In Chapter 2, we discussed the Model-View-Controller pattern in general and then followed up with how ASP.NET MVC compared with ASP.NET Web Forms. Now it's time to get into a bit more detail about one of the core elements of the three-sided pattern that is MVC — the Controller.
It's probably best to start out with a definition and then dive into detail from there. Keep this definition in the back of your mind as you read this chapter, as it helps to ground the discussion ahead with what a Controller is all about, and what it's supposed to do.
You might want to remember a quick definition: Controllers within the MVC pattern are responsible for responding to user input, often making changes to the Model in response to user input. In this way, Controllers in the MVC pattern are concerned with the flow of the application, working with data coming in, and providing data going out to the relevant View.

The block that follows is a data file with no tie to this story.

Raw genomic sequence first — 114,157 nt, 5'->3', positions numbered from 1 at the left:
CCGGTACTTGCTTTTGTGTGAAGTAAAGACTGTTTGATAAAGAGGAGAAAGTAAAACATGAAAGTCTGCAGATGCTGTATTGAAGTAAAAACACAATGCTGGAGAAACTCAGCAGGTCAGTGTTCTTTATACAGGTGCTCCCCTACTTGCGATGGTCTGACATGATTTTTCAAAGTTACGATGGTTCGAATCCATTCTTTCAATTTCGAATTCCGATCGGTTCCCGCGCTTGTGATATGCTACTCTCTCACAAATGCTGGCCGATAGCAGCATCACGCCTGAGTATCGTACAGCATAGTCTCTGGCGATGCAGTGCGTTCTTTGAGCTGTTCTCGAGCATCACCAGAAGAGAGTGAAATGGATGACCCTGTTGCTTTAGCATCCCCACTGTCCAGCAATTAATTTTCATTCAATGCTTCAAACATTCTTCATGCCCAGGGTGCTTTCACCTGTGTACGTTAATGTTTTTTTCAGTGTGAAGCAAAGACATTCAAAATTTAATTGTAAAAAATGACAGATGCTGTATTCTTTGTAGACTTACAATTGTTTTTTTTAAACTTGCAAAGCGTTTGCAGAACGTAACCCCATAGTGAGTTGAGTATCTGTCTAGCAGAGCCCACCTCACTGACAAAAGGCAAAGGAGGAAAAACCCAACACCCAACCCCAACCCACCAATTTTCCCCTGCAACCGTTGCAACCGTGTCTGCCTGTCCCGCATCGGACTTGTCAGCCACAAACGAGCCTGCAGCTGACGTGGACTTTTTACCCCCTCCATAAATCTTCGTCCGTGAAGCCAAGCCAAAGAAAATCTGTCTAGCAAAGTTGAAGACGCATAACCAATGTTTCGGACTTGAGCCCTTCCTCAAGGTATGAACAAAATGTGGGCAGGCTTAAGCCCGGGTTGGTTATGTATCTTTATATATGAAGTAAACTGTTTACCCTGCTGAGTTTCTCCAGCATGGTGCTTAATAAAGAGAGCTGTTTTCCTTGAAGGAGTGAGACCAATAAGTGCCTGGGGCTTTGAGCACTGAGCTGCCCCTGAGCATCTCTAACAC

Originally when MVC was conceived (as discussed in Chapter 2), things like graphical user interfaces (GUIs) with buttons and input boxes didn't exist. The event-driven concept had not been created yet, so there needed to be a different way to "listen" for user input and work with it.
Back then, when the user pressed a key or clicked the screen, a process would "listen," and that process was the Controller. The Controller was responsible for receiving that input, interpreting it and updating whatever data class was required (the Model), and then ...